China, India to Resume Joint Military Drills
By Nirmala George 5 September 2012
NEW DELHI—The defense ministers of India and China agreed on Tuesday to resume joint military exercises frozen two years ago, signaling a thaw between the Asian giants even as regional relations are tense over the disputed South China Sea.
The two countries have a tangled relationship dating to a 1962 border war, unresolved territorial disputes and competing efforts to take leadership across the vast continent. They are also vying for energy sources to supply their growing economies and huge populations.
China’s Liang Guanglie and India’s A.K. Antony agreed to restart joint exercises frozen in 2010 after Beijing denied a visa to an Indian general who worked in Indian-controlled Kashmir, the Himalayan-controlled region jointly claimed by Pakistan.
They also decided to hold high-level official exchanges, conduct joint maritime search-and-rescue exercises and strengthen anti-piracy operations off the coast of Somalia, where pirate attacks pose a threat to shipping.
Dates for the exercises were not set. The ministers agreed that closer military ties help deepen trust and friendship between the two countries, they said in a statement.
Analysts said Beijing likely used the brief talks to ask India to stay out of the South China Sea dispute. China has cautioned India to stop what it says is an illegal joint project between Vietnam and India’s state-owned Oil and Natural Gas Corp. that is searching for hydrocarbons in the disputed waters. Vietnam says the exploration blocks are located within its territorial waters.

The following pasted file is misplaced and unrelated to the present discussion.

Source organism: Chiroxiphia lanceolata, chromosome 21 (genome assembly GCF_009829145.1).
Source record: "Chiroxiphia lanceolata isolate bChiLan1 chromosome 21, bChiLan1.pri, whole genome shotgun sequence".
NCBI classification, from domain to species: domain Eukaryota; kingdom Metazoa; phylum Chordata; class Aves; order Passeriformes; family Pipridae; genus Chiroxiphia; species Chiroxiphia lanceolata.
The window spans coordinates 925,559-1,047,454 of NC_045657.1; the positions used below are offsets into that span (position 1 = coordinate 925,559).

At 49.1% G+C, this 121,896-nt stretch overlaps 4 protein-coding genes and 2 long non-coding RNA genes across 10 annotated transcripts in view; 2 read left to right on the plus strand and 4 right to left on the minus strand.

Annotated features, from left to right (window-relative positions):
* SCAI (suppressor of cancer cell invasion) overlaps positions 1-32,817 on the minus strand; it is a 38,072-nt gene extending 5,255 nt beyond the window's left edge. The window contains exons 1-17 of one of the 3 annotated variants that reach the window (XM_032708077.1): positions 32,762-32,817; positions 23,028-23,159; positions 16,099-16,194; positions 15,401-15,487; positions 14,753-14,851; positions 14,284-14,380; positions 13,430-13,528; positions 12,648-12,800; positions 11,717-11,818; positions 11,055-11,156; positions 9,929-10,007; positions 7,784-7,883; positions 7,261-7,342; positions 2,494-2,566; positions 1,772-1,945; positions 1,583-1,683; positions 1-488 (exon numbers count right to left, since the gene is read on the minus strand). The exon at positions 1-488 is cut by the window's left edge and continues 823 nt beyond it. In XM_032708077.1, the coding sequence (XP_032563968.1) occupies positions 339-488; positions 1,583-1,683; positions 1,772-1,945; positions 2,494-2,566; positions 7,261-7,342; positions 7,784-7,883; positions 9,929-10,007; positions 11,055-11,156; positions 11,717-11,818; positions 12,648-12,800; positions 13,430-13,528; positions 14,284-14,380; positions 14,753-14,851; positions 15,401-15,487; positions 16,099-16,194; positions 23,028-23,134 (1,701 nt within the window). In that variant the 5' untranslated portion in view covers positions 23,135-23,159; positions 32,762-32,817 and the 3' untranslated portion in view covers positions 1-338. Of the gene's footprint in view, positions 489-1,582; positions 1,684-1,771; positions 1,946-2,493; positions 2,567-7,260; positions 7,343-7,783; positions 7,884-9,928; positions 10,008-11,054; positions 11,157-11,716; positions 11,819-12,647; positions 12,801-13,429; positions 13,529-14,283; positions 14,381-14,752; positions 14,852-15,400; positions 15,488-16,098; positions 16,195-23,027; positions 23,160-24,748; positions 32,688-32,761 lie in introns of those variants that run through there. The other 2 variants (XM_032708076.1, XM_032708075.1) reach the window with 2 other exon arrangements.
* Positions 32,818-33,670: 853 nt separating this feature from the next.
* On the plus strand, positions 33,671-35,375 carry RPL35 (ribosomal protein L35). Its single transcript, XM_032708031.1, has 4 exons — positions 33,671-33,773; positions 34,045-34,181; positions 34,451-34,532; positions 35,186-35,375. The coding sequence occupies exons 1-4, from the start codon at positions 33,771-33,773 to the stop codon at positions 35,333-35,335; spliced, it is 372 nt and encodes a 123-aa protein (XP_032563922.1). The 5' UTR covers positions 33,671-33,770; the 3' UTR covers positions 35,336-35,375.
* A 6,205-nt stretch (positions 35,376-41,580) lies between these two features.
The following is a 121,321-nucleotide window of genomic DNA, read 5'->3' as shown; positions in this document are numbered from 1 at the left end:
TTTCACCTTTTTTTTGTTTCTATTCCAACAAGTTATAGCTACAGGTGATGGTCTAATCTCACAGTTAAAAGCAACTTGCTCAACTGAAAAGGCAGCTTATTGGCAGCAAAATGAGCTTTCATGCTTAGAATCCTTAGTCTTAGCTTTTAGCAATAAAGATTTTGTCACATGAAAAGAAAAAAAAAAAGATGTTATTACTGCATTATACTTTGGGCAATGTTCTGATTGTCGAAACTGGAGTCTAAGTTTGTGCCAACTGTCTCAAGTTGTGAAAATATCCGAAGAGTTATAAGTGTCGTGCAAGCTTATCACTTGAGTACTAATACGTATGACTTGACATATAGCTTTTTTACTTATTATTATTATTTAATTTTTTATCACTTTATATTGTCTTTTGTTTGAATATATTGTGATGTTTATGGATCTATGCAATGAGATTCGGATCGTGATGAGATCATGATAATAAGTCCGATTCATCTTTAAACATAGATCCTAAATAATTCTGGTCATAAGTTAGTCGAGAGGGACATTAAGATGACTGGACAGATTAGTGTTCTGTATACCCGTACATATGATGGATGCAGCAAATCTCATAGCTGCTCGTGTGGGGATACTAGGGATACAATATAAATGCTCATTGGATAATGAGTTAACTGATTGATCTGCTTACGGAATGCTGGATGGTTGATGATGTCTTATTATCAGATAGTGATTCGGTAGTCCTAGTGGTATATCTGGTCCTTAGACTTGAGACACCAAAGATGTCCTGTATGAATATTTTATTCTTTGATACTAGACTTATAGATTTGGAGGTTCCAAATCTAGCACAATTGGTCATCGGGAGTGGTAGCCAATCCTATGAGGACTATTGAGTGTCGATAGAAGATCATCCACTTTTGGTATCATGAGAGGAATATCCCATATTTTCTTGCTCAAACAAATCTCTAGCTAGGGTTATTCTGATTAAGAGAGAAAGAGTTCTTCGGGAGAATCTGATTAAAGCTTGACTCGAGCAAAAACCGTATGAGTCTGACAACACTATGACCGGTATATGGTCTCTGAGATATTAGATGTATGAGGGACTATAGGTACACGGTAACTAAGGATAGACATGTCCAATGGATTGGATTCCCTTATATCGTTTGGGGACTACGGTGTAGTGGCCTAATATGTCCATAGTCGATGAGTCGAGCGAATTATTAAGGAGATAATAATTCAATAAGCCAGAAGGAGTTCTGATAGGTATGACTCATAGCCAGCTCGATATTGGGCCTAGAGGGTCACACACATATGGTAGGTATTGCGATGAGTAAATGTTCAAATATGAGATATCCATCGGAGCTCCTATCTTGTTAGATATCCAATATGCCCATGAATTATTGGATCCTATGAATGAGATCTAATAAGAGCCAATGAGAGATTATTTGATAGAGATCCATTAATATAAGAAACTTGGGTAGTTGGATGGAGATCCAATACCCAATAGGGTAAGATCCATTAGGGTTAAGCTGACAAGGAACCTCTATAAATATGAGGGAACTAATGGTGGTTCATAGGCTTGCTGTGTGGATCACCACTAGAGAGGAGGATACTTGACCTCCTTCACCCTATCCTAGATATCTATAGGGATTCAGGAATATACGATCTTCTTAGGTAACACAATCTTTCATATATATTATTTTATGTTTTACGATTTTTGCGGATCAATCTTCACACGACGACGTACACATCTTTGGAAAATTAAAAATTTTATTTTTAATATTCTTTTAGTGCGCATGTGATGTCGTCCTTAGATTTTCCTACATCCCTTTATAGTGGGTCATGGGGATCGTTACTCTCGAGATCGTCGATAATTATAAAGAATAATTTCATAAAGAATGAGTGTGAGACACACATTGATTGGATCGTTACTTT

Beijing is coming under increasing US pressure to agree to a regional code of conduct to reduce the risks of a conflict in the South China Sea. China’s claims over the potentially energy- and mineral-rich sea put it in conflict with Vietnam, the Philippines, Malaysia, Taiwan and Brunei.
India could play a role in persuading Beijing to ease its aggressive posture in the territorial disputes, said Sujit Dutta, an international affairs professor at Jamia Millia University.
“At a time when Beijing is in a confrontationist mode with several countries over territorial disputes, China must be persuaded that its unilateralism in the South China Sea is affecting security in the region,” Dutta said.
Liang and Antony also reviewed progress in ongoing talks to resolve a long-running border dispute in the Himalayas that led to a brief war in 1962. Fifteen rounds of talks on the dispute have made little headway.
“The Chinese side is willing to work together with the Indian side to jointly maintain peace and tranquility in the China-India border areas,” Liang said in an interview with The Hindu newspaper.
Liang and Antony also discussed security in Afghanistan after the drawdown of U.S.-led NATO troops in 2014, a government official said on condition of anonymity because he was not authorized to speak to the media.
India and China—a strong ally of India’s rival, Pakistan—share concerns about Pakistan’s role in arming and supporting Taliban forces threatening to make a comeback in Afghanistan once NATO leaves.
Liang was also expected to reassure India over China’s rapid military buildup and its growing investment in Burma, Sri Lanka, Pakistan and the Maldives. China’s deepening involvement in the four countries has fanned concerns China is encircling India.
Despite tensions, trade between India and China has soared from $5 billion in 2002 to nearly $75 billion last year. However, the trade remains heavily skewed in favor of China, which is now India’s biggest trading partner.
Both countries realize that any conflict would disrupt their booming trade, and this is likely to prevent their tensions from escalating into violence, analysts say.
Liang leaves for Laos on Wednesday.